Of all the scientific breakthroughs that have transformed humanity, the development of vaccines is undoubtedly among the most important in terms of human survival. Diphtheria, polio, rubella and whooping cough are just a few of the diseases that can be prevented with vaccines [source: History of Vaccines]. In fact, some diseases have been completely eradicated through the use of vaccines. One example is smallpox, which once killed 35 percent of its victims [source: History of Vaccines].
In 1796, English physician Edward Jenner determined that injecting a boy with pus from cowpox blisters (a mild disease transmitted by cows) prevented him from contracting the much deadlier smallpox. At first Jenner's discovery attracted doubt and ridicule but later he was proved to be right and vaccinations became widespread. Incidentally, Jenner coined the word "vaccine" from the Latin word for cow, vacca [source: BBC].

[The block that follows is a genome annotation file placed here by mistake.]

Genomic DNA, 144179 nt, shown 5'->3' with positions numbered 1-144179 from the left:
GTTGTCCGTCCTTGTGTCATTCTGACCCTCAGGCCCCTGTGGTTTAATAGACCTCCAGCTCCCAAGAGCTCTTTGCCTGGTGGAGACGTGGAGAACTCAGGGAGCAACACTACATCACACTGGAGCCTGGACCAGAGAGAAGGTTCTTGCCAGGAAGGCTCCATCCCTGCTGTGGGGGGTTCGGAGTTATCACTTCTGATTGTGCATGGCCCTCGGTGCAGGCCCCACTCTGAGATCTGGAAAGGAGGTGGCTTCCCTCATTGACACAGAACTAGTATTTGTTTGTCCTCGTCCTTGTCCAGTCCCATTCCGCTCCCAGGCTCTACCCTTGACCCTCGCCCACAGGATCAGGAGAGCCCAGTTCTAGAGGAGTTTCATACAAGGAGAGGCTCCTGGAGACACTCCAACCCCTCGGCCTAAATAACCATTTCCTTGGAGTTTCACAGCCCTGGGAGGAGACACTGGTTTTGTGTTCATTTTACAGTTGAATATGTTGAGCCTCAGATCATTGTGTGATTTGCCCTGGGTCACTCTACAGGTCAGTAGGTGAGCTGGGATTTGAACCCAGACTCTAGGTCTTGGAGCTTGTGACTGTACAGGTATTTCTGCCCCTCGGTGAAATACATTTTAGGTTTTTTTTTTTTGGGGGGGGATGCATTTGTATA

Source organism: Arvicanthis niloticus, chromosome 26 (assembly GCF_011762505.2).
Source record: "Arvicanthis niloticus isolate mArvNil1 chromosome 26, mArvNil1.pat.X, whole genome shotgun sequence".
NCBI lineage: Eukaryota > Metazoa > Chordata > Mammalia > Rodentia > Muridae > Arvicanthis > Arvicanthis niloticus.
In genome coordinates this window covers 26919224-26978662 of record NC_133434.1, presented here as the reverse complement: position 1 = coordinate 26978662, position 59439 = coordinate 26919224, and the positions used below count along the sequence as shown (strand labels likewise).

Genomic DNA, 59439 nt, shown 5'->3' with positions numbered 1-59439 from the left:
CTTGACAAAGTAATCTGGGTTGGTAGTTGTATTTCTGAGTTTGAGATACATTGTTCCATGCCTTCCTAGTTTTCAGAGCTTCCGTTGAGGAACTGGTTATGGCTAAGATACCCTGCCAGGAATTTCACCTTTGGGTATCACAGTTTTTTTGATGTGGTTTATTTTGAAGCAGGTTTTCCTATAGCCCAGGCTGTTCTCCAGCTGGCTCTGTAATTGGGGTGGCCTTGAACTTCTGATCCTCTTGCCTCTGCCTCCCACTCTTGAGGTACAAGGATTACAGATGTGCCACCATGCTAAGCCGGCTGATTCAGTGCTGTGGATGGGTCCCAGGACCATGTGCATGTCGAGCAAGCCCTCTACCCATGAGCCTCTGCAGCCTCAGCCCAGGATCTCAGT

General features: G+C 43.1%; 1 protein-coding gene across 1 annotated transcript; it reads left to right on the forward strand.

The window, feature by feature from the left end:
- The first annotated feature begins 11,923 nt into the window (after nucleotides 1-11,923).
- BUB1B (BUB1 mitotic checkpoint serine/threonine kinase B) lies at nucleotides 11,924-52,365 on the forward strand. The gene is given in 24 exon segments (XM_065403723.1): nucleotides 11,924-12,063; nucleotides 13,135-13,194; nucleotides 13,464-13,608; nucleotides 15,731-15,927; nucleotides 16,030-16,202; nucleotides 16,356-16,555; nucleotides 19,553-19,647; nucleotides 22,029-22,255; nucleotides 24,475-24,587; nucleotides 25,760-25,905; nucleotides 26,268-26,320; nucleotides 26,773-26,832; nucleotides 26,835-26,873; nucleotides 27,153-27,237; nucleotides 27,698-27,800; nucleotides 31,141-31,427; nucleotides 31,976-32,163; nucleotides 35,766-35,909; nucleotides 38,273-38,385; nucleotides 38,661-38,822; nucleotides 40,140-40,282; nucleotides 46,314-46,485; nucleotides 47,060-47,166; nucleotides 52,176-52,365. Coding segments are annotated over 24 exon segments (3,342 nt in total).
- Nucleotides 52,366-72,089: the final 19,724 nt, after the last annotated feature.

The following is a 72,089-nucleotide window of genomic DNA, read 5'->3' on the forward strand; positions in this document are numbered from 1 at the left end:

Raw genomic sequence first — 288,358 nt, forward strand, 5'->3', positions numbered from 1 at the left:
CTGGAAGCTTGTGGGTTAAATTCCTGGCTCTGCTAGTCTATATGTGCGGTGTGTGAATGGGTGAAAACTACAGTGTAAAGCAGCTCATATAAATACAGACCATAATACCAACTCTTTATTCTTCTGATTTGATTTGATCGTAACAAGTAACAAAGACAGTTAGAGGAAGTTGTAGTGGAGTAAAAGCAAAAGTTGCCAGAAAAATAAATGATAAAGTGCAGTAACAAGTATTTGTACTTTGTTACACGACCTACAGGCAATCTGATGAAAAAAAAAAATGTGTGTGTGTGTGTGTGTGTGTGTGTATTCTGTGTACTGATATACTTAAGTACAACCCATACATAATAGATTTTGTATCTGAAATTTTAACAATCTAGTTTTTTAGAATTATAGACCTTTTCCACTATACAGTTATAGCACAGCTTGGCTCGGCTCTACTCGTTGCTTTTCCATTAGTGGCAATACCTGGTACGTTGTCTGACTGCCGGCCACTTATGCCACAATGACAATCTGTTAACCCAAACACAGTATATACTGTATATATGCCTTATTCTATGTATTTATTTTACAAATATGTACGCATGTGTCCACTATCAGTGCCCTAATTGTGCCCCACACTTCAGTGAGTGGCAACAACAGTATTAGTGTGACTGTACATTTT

There is no doubt that humans are living longer and healthier lives thanks to the development of vaccines. Most people alive today would not have been around during the time when polio paralyzed between 13,000 and 20,000 people each year or whooping cough killed 9,000 or more children [source: CDC]. The Centers for Disease Control and Prevention (CDC) recommends that children from birth to 6 receive at least 14 different immunizations in the first few years of life. And most parents oblige – each year babies in the U.S. receive more than 10 million vaccinations [source: History of Vaccines]. Some people believe that vaccines, or perhaps the methods used to administer them, are linked with autism or other serious conditions, though current evidence does not support this [source: CDC].